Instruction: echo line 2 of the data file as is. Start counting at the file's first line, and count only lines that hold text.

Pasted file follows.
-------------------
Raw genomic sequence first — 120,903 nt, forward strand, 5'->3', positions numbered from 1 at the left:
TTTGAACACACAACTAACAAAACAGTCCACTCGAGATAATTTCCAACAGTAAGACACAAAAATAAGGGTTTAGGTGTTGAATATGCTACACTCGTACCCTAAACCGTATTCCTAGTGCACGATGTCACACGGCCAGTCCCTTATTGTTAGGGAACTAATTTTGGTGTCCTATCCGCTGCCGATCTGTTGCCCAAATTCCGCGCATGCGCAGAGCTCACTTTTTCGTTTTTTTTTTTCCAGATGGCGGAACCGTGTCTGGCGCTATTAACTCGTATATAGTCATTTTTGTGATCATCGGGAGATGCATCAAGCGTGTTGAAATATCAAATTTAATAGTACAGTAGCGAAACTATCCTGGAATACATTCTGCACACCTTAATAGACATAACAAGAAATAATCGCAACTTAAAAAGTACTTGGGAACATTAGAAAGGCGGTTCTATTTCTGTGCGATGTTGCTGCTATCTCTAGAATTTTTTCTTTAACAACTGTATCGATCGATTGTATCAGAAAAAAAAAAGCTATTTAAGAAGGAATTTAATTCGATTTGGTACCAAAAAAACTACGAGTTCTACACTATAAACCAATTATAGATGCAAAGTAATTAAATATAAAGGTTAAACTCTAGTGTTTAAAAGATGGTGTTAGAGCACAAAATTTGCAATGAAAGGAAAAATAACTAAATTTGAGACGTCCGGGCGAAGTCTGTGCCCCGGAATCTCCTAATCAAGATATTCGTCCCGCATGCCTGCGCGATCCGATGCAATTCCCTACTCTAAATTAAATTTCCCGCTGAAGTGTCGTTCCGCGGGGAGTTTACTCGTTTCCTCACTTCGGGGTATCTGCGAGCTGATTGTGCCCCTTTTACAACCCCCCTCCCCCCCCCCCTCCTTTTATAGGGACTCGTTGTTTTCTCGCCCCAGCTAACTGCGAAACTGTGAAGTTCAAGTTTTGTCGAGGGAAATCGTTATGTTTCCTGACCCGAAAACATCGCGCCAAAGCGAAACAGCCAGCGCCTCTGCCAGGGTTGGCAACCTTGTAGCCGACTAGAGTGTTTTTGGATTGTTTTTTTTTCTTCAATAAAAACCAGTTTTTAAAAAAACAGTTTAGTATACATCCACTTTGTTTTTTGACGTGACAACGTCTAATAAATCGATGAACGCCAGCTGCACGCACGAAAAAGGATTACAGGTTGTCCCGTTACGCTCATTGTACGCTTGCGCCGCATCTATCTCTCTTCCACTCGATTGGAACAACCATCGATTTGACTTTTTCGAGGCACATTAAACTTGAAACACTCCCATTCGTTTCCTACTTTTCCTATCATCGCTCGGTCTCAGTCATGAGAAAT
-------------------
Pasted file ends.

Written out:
TTTGAACACACAACTAACAAAACAGTCCACTCGAGATAATTTCCAACAGTAAGACACAAAAATAAGGGTTTAGGTGTTGAATATGCTACACTCGTACCCTAAACCGTATTCCTAGTGCACGATGTCACACGGCCAGTCCCTTATTGTTAGGGAACTAATTTTGGTGTCCTATCCGCTGCCGATCTGTTGCCCAAATTCCGCGCATGCGCAGAGCTCACTTTTTCGTTTTTTTTTTTCCAGATGGCGGAACCGTGTCTGGCGCTATTAACTCGTATATAGTCATTTTTGTGATCATCGGGAGATGCATCAAGCGTGTTGAAATATCAAATTTAATAGTACAGTAGCGAAACTATCCTGGAATACATTCTGCACACCTTAATAGACATAACAAGAAATAATCGCAACTTAAAAAGTACTTGGGAACATTAGAAAGGCGGTTCTATTTCTGTGCGATGTTGCTGCTATCTCTAGAATTTTTTCTTTAACAACTGTATCGATCGATTGTATCAGAAAAAAAAAAGCTATTTAAGAAGGAATTTAATTCGATTTGGTACCAAAAAAACTACGAGTTCTACACTATAAACCAATTATAGATGCAAAGTAATTAAATATAAAGGTTAAACTCTAGTGTTTAAAAGATGGTGTTAGAGCACAAAATTTGCAATGAAAGGAAAAATAACTAAATTTGAGACGTCCGGGCGAAGTCTGTGCCCCGGAATCTCCTAATCAAGATATTCGTCCCGCATGCCTGCGCGATCCGATGCAATTCCCTACTCTAAATTAAATTTCCCGCTGAAGTGTCGTTCCGCGGGGAGTTTACTCGTTTCCTCACTTCGGGGTATCTGCGAGCTGATTGTGCCCCTTTTACAACCCCCCTCCCCCCCCCCCTCCTTTTATAGGGACTCGTTGTTTTCTCGCCCCAGCTAACTGCGAAACTGTGAAGTTCAAGTTTTGTCGAGGGAAATCGTTATGTTTCCTGACCCGAAAACATCGCGCCAAAGCGAAACAGCCAGCGCCTCTGCCAGGGTTGGCAACCTTGTAGCCGACTAGAGTGTTTTTGGATTGTTTTTTTTTCTTCAATAAAAACCAGTTTTTAAAAAAACAGTTTAGTATACATCCACTTTGTTTTTTGACGTGACAACGTCTAATAAATCGATGAACGCCAGCTGCACGCACGAAAAAGGATTACAGGTTGTCCCGTTACGCTCATTGTACGCTTGCGCCGCATCTATCTCTCTTCCACTCGATTGGAACAACCATCGATTTGACTTTTTCGAGGCACATTAAACTTGAAACACTCCCATTCGTTTCCTACTTTTCCTATCATCGCTCGGTCTCAGTCATGAGAAAT